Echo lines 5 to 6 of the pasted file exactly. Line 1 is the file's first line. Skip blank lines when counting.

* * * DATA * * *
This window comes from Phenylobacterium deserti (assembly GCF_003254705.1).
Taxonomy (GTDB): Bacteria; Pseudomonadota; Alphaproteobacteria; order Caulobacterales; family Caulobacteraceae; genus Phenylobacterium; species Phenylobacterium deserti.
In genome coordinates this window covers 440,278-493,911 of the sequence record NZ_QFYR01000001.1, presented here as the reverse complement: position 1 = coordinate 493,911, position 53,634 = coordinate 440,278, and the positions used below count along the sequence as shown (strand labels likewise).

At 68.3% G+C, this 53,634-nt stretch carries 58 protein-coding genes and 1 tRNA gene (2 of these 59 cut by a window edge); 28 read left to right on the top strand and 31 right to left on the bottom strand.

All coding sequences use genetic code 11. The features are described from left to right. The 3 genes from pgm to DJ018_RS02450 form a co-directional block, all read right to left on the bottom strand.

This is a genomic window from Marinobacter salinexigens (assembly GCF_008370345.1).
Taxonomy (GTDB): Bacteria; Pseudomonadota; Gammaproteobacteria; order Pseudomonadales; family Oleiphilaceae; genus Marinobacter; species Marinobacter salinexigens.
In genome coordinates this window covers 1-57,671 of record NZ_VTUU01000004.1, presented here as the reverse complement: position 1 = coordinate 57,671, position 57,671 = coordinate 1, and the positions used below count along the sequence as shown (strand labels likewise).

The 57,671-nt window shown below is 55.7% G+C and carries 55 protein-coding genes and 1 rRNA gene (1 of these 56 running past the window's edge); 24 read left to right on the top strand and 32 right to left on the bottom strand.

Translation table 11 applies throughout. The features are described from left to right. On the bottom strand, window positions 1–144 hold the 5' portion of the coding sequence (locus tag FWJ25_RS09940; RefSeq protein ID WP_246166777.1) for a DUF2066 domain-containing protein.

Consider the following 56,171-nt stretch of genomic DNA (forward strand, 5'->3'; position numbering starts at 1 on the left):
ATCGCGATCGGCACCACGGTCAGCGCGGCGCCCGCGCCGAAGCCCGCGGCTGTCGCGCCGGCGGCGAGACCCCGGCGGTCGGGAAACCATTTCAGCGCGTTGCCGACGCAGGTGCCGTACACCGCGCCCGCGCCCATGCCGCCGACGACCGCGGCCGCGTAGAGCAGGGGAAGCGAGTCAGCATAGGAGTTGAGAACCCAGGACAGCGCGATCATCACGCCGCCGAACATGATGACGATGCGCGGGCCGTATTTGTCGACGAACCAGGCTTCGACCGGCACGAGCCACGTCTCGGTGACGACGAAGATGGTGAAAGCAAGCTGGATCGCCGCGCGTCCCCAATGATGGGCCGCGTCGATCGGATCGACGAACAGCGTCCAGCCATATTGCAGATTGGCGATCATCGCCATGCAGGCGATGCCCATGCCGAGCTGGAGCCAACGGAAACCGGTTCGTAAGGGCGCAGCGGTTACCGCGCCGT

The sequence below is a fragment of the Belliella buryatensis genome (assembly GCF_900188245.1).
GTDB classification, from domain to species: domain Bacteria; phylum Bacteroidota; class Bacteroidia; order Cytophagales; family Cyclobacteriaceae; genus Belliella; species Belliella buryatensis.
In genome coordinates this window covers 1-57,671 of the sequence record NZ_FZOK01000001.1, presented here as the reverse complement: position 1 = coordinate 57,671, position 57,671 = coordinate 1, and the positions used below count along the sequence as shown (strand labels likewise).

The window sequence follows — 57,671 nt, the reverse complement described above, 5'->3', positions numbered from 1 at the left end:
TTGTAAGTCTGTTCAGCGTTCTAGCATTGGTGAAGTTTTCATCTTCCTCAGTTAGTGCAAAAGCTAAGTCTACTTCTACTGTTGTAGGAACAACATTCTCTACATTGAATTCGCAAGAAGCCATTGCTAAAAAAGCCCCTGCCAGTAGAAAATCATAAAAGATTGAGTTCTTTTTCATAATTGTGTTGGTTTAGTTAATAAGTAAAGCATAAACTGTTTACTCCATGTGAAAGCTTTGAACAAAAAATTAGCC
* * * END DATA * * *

All coding sequences use genetic code 11. The features are described from left to right. The 3 genes from pgm to DJ018_RS02450 form a co-directional block, all read right to left on the bottom strand.

This is a genomic window from Marinobacter salinexigens (assembly GCF_008370345.1).